I want to install a water heater pan under my 12 year old water heater. It is located in the basement and is on bricks. I can't figure how I can physically get a pan under the water heater. Thanks.

  • 2
    Is the heater plumbed with rigid pipe, or flexible fittings?
    – Tester101
    Mar 3 '16 at 4:15
  • 2
    Not Easily - best done when installing or replacing; and at 12 years of age, probably nearing time to replace.
    – Ecnerwal
    Jun 3 '16 at 1:15

The only slightly easy way is to drain the water heater of all water. Hopefully the tank is connected to the water supply pipes with flexible hoses and not soldered copper. The tank is now ready to be raised so the new "Smitty" pan can be slid underneath.

Depending on the size of the tank you may want to enlist some helpers. I've managed to wrestle a 30 gallon tank onto a catch pan, but a single family dwelling is more likely to use a 40 or 50 gallon tank. Even empty it will be awkward for 2 people to lift while a third person slides the pan underneath.

I've found it helpful to have some 2 x 4 or 4 x 4 blocking on hand so if needed can support the tank and slowly removed as the pan is inserted.

  • +1 for using the original inventor's name, "Smitty" for George Smith, plumber from Lomita CA who invented the now ubiquitous catch pans. Aug 2 '16 at 4:18
  • @Jimmy Fix-it- George would most likely frown upon the latest pans. I tried installing a plastic one only to have it crack and the aluminum pans are nothing more than tick foil.
    – ojait
    Aug 4 '16 at 21:31

Water Heater lift 1Water Heater lift 2I have a water heater installed in a manufactured home and needed to install the pan. After crushing a couple, a friend came up with an idea using a Hi lift (Farmers) Jack.

  1. Be sure water heater is empty and all plumbing, gas, vent connections are removed.
  2. Place the jack in a position you can still slide the new pan in. I removed the side wall of the water heater closet to allow this access.
  3. Loop a ratchet strap under the back side of the water heater and over the lift part of the jack around the outside of the jack post (pulling the post into the water heater).
  4. Use cardboard between the jack post and the water heater jacket to protect the water heater from damage.
  5. Place a short 2x4 below the jack lift to space the water heater away from the jack.
  7. The side walls in of the closet will prevent the water heater from falling over. Use cardboard to prevent any damage if needed. I didn't since it is not a "visible" surface.
  8. Slowly raise jack watching strap for any issues and clearance above the water heater (vent pipe out the top).
  9. Once water heater is up about 3", you should be able to slide the pan thru the side of the opening in my case.
  10. Position the pan so your pan drain opening so it is oriented correctly with where you want it referencing the water heater, not the floor. If you need to rotate the water heater once you set it down, the pan will most likely rotate with the water heater.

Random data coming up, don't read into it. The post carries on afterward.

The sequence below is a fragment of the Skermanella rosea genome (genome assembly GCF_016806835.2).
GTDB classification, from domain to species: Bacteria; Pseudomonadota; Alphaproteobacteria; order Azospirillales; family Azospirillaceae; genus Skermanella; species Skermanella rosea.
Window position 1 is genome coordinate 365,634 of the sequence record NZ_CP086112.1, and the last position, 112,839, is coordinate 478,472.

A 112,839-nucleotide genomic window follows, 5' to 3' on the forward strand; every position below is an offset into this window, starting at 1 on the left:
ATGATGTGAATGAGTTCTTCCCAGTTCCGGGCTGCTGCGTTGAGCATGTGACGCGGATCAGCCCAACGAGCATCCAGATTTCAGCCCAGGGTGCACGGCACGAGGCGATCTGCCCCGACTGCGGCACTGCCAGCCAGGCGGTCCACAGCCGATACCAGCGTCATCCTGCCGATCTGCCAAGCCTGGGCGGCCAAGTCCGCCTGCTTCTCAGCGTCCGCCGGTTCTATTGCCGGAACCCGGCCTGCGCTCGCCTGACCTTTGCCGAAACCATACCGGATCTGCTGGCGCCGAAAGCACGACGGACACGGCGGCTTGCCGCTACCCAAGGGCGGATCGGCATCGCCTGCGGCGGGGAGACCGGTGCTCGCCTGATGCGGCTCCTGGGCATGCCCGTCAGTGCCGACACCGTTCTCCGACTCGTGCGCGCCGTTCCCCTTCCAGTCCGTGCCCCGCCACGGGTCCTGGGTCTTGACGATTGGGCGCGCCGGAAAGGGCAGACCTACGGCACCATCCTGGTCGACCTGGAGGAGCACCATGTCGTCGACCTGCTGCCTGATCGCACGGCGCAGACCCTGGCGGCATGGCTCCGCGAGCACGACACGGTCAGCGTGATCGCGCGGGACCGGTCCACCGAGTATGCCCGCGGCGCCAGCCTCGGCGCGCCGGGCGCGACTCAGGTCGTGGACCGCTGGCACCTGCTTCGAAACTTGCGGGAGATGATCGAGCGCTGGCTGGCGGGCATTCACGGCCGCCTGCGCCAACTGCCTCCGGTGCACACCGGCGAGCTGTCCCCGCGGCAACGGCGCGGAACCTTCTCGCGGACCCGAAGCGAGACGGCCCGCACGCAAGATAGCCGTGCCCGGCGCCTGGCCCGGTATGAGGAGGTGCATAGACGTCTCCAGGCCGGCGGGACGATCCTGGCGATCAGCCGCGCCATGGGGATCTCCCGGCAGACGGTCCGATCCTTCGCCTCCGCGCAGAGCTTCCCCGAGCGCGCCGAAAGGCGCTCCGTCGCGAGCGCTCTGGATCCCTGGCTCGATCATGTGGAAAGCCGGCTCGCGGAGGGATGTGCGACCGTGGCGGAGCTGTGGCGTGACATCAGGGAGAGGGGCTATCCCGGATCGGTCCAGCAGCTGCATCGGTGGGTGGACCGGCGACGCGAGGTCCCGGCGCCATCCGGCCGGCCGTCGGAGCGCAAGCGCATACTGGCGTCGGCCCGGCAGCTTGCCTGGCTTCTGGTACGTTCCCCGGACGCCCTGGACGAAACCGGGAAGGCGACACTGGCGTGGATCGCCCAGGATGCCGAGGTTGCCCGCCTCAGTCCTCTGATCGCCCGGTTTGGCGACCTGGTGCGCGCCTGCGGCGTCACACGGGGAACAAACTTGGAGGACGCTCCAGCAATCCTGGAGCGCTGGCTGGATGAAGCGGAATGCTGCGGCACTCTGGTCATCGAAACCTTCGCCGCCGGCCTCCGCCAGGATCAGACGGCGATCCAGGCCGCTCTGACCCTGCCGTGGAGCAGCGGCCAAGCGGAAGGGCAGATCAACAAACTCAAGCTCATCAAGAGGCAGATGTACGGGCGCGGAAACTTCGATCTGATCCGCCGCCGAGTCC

11. Set the water heater down into the pan and remove jack.
  12. Hoop up water heater.

I used these threads on websites like this to help me out of situations all the time. with how worked well for me, I feel obligate to help out any other DIY'ers in the future who might run into the same issue.

Good Luck!


The Water Heater (WH) will need to be drained & fully detached from plumbing, electricity & vent or everything that applies.

You'll want to slowly & gently tip & roll the bottom edge of the WH off of it's brick stand. I say slowly & gently because there's an Anode Rod & Dip tube inside that are attached only at the top, they're pretty durable but try not to create any problems...avoid jerking & slamming the WH back down after being tipped.

Then, you'll need to determine the height of the new stand. You want at least 1/8" per foot drop or slope of the pan's pipe to your building exit point, floor drain or sump basin. Maybe your bricks are fine if you're very close to the pan's pipe outflow location, account for exterior wall thickness.

Now, you can put down your new stand & roll the bottom of the WH onto it. Use a ramp if needed, a section of 2x4 or wider is usually sufficient. Then, you want to tip the WH to insert your pan, without piping, under the tipped side.

At this point you'll just do the edge roll again to get the WH into the pan. Then, you can gently rock or jiggle the WH to get it & the pan & the pan's drain centered & aligned to your liking. Finally, re-attach the WH & your new pan's piping. Shark-Bite type fittings are perfect for WH's.

  • 1
    'Useless gimmick'? Its not a closed dish - so it isn't supposed to 'hold' any water. There's supposed to be a 3/4" drain pipe leading outside. So only if your leak is fast enough to not be able to flow out through that 3/4" pipe ...
    – brhans
    Mar 4 '16 at 3:57
  • WH leaks don't exist in my world. I've never had one & when I was in insurance for 20-yrs with thousands of clients we never had a single one even mentioned. But thank you & you're absolutely right, the guy wants it & maybe even has it & I should address his desire.
    – Iggy
    Mar 4 '16 at 11:41
  • 1
    Either you're lucky or I'm unlucky - I once had a serious leak from a 3 year old heater ... manufacturing fault, but I'm very glad for my pan ...
    – brhans
    Mar 4 '16 at 13:28
  • Sorry about that. I just haven't yet needed one in the slightest & most I've seen don't even have any pipe attached & are truly worthless. For a short time I helped out a buddy of mine at a big condo complex & none of those were even drained. I was told they only needed to be in place for the inspector due to the zoning, total insanity.
    – Iggy
    Mar 4 '16 at 15:38

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